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"Alien space bats" ("ASBs") is a neologism for plot devices used in alternate history to create a point of divergence that would otherwise be implausible.

Definition[edit]

"Alien space bats" originally was used as a sarcastic attack on poorly written alternate histories due to lack of plausibility. These attacks are usually phrased as the need for alien space bats or by saying the alternate history has gone into "ASB territory". This original definition was used by one critic to criticize Harry Harrison's Stars and Stripes trilogy.[1] The term eventually evolved into a reference to deus ex machina to create an impossible point of divergences.[2] Examples include changes to the physical laws of nature, introducing magic into the world, time travel, and advanced aliens interfering in human affairs. An example of the latter is Harry Turtledove's Worldwar series.[3]

History[edit]

The term "alien space bats" was first coined, then popularized in the usenet group soc.history.what-if. Alison Brooks (1959-2002) is credited as the creator of the term, using it to debunk the possibility of a successful Operation Sea Lion by saying the only way it could be successful was if alien space bats helped the Nazis.[4][5] Brooks regretted the use of the ASBs as a supernatural agency, preferring to restrict them to rhetoric.[2]

S. M. Stirling credited Brooks with creating the term in the acknowledgments section of Dies the Fire[6] and also used the plot device to send Nantucket back in time in Island in the Sea of Time and change the laws of nature in Dies the Fire.[7][8] One character throughout Dies the Fire and its sequels believes the change to the laws of nature was done by an advanced alien race because the changes were finely tailored and refers to this race as alien space bats.[9][10] In a review of Dies the Fire, Dale Cozort addressed the perceived implausibility of the novel by saying "Just say to yourself, 'The elder gods or alien space bats took our toys away and that’s all there is to it.'"[11] Paul Di Filippo uses the term often when reviewing the series.[8][12] The term also appeared in John Birmingham's 2008 novel Without Warning.[13]

Alien space bats in popular culture[edit]

  • In Ken MacLeod's Learning the World alien space bats actually appear as characters in the novel as an in-joke.[14][15]
  • The gaming magazine Pyramid published an article describing how someone could play as an alien space bat in a role-playing game.[5]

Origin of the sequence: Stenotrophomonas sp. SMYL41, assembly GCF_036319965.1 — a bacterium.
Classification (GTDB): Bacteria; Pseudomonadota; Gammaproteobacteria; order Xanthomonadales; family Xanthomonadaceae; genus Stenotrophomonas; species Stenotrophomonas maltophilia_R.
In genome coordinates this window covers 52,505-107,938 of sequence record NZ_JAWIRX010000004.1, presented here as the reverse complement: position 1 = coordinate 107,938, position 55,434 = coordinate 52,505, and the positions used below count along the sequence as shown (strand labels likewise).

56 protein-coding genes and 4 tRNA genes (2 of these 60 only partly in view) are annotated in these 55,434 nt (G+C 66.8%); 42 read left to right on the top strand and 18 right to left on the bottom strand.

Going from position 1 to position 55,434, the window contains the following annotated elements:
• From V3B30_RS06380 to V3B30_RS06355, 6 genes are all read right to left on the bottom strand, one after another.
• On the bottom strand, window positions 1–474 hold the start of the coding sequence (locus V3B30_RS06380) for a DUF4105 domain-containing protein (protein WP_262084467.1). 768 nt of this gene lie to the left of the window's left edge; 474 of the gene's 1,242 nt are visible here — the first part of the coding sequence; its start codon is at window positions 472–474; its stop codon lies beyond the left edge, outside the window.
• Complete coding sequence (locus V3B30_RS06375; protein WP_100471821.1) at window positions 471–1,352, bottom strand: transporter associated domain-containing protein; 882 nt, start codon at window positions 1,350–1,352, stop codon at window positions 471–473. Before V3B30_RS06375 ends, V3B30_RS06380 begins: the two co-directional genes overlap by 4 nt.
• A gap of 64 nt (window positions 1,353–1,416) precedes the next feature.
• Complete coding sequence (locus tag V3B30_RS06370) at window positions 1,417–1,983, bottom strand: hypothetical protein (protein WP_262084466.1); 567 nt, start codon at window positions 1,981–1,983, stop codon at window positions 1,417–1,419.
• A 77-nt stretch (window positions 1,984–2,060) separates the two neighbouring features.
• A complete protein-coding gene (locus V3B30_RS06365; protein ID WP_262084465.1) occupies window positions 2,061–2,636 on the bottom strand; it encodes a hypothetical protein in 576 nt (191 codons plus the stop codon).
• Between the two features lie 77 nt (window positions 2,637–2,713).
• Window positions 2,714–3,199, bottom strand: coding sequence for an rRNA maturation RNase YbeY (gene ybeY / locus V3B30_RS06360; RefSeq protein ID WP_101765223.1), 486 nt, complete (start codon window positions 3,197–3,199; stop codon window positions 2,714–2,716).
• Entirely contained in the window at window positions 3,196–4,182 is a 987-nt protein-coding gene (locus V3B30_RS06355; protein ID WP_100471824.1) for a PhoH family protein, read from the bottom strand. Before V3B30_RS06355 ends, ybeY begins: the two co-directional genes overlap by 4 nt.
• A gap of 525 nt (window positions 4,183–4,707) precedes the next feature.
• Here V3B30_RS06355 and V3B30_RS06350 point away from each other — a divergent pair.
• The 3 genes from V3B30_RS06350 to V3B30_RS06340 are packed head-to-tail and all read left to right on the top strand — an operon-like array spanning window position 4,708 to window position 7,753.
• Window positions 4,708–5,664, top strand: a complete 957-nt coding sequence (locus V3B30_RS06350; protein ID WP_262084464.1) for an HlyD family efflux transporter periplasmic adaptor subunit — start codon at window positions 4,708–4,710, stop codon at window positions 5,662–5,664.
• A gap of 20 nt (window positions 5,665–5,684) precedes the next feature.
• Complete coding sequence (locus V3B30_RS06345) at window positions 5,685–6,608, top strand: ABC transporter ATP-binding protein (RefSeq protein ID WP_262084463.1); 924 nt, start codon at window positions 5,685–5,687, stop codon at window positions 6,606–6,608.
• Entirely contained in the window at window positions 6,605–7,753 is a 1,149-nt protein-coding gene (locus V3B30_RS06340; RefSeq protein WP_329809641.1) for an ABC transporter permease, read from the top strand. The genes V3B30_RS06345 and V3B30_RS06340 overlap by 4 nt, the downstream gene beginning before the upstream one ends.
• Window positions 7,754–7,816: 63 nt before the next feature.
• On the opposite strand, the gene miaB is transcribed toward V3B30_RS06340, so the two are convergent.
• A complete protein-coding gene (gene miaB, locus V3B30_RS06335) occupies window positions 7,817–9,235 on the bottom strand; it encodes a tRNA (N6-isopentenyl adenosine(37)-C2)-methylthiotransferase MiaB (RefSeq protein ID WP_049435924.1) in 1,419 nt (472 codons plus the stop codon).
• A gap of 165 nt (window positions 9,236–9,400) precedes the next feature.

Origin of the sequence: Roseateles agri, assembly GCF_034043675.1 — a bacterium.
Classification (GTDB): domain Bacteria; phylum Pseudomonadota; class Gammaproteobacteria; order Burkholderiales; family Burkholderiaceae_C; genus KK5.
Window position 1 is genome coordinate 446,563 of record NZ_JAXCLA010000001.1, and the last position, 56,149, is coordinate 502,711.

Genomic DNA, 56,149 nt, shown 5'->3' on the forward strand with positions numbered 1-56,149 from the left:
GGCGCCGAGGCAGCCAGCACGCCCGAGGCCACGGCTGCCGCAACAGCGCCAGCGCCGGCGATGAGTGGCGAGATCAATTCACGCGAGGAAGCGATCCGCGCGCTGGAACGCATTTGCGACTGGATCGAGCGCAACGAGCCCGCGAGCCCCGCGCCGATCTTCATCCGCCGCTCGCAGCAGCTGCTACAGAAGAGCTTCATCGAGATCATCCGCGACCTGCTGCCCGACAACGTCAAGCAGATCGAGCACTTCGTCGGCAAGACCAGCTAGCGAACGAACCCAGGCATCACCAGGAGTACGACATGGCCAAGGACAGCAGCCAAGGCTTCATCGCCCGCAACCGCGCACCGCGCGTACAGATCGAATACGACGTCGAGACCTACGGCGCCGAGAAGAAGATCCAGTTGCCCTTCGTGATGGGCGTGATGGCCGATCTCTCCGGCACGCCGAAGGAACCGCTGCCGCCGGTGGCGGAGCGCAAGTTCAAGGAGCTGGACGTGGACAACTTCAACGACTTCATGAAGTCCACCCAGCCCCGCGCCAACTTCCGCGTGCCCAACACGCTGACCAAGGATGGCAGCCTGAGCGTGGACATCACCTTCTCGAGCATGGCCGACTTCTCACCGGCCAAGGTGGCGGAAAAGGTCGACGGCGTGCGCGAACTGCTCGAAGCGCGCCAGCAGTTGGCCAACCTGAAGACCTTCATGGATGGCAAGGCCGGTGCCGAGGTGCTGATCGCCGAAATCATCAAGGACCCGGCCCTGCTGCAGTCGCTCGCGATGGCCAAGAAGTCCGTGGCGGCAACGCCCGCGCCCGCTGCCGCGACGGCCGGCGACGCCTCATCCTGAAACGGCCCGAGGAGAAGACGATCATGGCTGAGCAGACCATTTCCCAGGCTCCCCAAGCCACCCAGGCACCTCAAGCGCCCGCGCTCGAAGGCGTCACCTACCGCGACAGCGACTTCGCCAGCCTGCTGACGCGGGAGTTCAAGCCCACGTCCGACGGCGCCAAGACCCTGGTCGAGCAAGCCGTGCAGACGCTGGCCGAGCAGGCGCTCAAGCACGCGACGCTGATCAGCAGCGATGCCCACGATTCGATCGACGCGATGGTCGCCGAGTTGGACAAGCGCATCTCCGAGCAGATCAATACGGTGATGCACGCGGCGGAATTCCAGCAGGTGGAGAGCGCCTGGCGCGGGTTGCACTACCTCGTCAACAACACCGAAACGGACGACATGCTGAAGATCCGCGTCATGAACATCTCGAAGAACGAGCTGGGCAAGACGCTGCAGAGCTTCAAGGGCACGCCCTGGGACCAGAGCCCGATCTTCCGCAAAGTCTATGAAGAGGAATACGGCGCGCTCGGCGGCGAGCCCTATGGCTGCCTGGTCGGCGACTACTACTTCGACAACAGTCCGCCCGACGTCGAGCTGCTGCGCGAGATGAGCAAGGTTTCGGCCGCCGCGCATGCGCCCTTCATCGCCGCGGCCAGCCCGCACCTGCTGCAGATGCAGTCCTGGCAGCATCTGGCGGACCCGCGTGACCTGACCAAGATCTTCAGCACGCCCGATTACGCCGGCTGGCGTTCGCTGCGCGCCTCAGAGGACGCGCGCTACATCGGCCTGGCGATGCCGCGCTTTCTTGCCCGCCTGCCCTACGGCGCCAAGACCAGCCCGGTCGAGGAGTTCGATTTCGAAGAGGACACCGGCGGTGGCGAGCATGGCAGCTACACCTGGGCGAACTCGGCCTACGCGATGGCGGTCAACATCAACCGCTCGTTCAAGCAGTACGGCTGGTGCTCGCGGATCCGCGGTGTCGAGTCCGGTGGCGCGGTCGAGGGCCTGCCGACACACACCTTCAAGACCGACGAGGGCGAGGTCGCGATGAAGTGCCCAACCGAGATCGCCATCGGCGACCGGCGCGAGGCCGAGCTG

• Steven H Silver's "Bats in the Bayou," tells the story of an alien space bat invasion of the Texas bayous.[16]
  • In Failbetter Games' browser game Fallen London, Victorian-era London was literally stolen by alien bats from space.
  • In Colin Wilson's The Space Vampires, and the Tobe Hooper film adaptation Lifeforce, the titular creatures are depicted as bat-like extraterrestrials found (apparently long-dead) aboard a derelict alien spacecraft on the outer edges of Earth's solar system.
  • In the two-part Doctor Who story entitled "School Reunion," the Doctor and Rose Tyler team up with Sara Jane Smith to battle an alien race called the Krillitane, who assimilate the most useful genetic parts of the other races they conquer, such as the flying ability of the bat-like Bessan.
  • Giant, non-sentient chiropterids were often used by the villainous Creature King against his arch-enemy Space Ghost, in the 1960s Hanna-Barbera Saturday morning cartoon show of the same name.

See also[edit]

References[edit]

  1. ^ Bryn Monnery. "Robert Conroy’s "1862: A Novel": a Critical Analysis". Archived from the original on 2009-10-19. Retrieved 2008-10-08. 
  2. ^ a b Stas Bekman. "What are the Alien Space Bats? (soc.history.what-if)". stason.org. Retrieved 2008-10-08. 
  3. ^ "Frequently Asked Questions". Changing the Times. Retrieved 2008-10-08. 
  4. ^ Alison Brooks (1999-04-15). "Alien Space Bats: A History". soc.history.what-if. Retrieved 2008-10-09. 
  5. ^ a b Matt Riggsby (November 18, 2005). "Alien Space Bats for GURPS Fourth Edition". Pyramid. Retrieved 19 December 2008. 
  6. ^ Stirling, S.M. (2004). Dies the Fire. New York: Roc. p. 496. ISBN 0-451-45979-2. 
  7. ^ Christopher Nuttall. "Alison Brooks". Changing the Times. Retrieved 2008-10-08. 
  8. ^ a b Paul Di Filippo. "Off the Shelf: Dies the Fire". Book Review. SciFi.com. Archived from the original on 2008-04-21. Retrieved 2008-10-08. 
  9. ^ "S.M. Stirling: Turning Points". Interview. Locus Online. January 2006. Retrieved 2008-10-08. 
  10. ^ S. M. Stirling. "The Protector's War Chapter 2". Sample Chapter. smstriling.com. Retrieved 2008-10-08. 
  11. ^ Dale Cozort (2004). "Review: Dies The Fire - By Steve Stirling". Dale Cozort's Alternate History Newsletter. Retrieved 2008-10-08. [dead link]
  12. ^ Filippo, Paul Di (September 5, 2005). "The Protector's War". Book review. Sci Fi Weekly. Retrieved 28 November 2008. [dead link]
  13. ^ Birmingham, John (2009). Without Warning. New York: Del Rey Books. pp. 33, 261. ISBN 978-0-345-50289-6. 
  14. ^ Harrison, Niall; Dan Hartland (2005-12-15). "Two Views: Learning the World by Ken Macleod". Book Review. Strange Horizons. Retrieved 2008-10-08. 
  15. ^ "Ken MacLeod: Politics & SF". Interview. Locus Online. September 2006. Retrieved 2008-10-08. 
  16. ^ Greenberg, Martin H. (2009). Zombie Raccoons and Killer Bunnies. New York: DAW. pp. 239–259. ISBN 978-0-7564-0582-3. 

External links[edit]

Interactive sites[edit]

Non-interactive sites[edit]


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